The hackers who infiltrated the computer systems of Google earlier this month first carried out sophisticated reconnaisance and may even have posed as friends of Google employees, according to McAfee chief technology officer George Kurtz.
In a project dubbed Operation Aurora by the security giant, hackers are likely to have used sophisticated social engineering techniques and advanced reconnaissance work to target individuals at the companies who had access to sensitive data.
"In this case we saw a lot more reconnaissance done upfront, which is a shift people may not have been aware of," Kurtz told V3.co.uk.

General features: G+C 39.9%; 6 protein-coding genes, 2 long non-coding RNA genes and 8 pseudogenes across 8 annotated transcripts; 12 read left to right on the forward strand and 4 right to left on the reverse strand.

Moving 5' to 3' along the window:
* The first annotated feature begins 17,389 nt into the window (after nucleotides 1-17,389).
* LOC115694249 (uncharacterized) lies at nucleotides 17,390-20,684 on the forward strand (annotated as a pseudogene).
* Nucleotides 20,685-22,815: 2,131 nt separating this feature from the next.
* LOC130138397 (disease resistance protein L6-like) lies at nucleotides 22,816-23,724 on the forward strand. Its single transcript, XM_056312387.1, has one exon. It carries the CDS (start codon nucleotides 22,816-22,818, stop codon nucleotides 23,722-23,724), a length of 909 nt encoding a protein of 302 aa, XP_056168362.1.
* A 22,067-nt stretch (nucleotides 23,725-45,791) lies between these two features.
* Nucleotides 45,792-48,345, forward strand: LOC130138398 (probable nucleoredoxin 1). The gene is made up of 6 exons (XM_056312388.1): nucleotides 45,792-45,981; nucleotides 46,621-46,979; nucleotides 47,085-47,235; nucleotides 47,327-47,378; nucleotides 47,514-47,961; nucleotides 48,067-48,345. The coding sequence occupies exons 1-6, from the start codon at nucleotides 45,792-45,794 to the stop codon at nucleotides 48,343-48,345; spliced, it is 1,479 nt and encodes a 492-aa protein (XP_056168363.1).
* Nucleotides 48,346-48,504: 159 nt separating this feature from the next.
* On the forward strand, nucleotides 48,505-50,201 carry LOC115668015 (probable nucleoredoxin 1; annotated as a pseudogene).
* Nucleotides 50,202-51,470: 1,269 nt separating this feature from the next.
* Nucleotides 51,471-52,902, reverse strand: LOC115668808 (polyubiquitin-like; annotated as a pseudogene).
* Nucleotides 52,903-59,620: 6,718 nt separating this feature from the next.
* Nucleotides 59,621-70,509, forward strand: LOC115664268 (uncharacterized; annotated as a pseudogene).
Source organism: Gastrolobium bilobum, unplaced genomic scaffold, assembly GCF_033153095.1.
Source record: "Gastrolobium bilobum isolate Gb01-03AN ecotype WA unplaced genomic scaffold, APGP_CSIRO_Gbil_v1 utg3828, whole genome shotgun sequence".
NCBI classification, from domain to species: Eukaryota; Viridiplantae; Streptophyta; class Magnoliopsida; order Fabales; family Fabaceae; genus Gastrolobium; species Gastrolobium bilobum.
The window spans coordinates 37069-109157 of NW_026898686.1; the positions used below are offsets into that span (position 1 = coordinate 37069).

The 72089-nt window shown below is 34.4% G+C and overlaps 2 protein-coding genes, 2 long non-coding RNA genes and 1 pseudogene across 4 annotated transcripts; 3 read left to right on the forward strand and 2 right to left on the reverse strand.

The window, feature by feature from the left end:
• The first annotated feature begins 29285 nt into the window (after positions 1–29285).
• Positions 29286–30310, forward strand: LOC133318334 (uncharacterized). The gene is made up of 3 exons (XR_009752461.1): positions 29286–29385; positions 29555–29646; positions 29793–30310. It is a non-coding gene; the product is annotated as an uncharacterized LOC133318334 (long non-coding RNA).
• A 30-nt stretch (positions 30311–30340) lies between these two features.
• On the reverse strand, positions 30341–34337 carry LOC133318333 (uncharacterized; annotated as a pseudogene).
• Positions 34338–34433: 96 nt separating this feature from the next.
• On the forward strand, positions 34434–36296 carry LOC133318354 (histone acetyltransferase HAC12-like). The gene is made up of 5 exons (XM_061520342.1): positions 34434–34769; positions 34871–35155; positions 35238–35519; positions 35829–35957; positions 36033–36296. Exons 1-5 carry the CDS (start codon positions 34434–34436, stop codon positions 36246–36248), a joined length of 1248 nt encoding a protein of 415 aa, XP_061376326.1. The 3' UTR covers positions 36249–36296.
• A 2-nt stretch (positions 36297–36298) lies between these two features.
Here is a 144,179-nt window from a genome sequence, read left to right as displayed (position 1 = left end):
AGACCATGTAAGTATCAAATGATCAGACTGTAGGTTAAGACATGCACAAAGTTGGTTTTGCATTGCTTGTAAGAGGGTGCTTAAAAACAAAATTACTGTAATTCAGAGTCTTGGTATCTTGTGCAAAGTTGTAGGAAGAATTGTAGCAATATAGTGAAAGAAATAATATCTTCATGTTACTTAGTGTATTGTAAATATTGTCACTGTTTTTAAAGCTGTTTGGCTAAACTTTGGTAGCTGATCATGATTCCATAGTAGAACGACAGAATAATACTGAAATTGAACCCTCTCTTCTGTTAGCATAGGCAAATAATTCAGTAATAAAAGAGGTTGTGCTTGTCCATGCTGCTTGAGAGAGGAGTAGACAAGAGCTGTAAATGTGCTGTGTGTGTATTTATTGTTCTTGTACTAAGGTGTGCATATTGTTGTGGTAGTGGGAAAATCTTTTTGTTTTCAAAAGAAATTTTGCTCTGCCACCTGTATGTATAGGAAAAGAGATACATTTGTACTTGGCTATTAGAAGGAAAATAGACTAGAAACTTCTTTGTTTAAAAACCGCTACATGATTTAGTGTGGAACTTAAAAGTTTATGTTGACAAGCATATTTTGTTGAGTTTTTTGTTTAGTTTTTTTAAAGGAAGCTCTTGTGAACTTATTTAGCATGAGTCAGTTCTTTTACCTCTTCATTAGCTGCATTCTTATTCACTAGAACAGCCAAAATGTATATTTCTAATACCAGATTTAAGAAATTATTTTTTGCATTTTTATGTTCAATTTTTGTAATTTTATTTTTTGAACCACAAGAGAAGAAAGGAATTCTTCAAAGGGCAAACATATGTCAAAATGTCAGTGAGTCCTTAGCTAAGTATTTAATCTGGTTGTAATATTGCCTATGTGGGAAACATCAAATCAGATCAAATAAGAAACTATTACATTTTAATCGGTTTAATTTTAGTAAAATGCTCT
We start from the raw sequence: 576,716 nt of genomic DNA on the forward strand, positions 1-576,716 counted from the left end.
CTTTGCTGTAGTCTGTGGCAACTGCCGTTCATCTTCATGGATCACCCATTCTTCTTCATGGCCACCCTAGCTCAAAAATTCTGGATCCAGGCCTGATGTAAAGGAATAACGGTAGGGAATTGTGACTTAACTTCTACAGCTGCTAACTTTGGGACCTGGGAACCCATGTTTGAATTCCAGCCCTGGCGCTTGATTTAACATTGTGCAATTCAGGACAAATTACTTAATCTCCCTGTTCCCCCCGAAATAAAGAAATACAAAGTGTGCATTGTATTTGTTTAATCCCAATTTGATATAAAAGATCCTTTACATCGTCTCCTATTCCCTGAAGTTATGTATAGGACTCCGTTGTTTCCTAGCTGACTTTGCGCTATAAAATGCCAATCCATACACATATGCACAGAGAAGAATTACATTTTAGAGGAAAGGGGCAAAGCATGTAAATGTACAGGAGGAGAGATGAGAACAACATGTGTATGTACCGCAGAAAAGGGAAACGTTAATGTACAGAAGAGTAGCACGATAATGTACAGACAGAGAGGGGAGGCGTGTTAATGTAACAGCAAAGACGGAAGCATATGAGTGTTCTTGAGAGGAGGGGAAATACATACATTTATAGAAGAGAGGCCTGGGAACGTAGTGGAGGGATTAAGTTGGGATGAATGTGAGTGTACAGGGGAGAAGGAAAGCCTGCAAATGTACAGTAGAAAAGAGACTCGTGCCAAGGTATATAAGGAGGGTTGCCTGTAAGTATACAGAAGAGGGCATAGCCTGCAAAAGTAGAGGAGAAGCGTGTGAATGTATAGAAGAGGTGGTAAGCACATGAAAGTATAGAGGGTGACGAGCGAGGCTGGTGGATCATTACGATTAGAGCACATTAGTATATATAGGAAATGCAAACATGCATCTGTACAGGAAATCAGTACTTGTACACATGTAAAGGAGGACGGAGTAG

"Speaking generically, we're seeing a lot more targeted attacks where people focus on [employees with] the highest set of privileges, and then work backwards, gaining access to secondary parties to get to the primary source."
This could involve compromising the social networking accounts of employees' friends, then sending them malicious links which they are more likely to click on because they appear to come from a friend.
The technique is not new, but it would be the first time it has been detailed in such a high-profile attack.
Kurtz added that the incident could actually be good for enterprise security in the long run by showing chief information officers that anti-virus and firewall capabilities are not enough.
"We know government-on-government attacks happen all the time, but an alleged government attack on the commercial world is a different story," he said. "It has shed additional light to force upper management to say: 'Are we doing enough?'."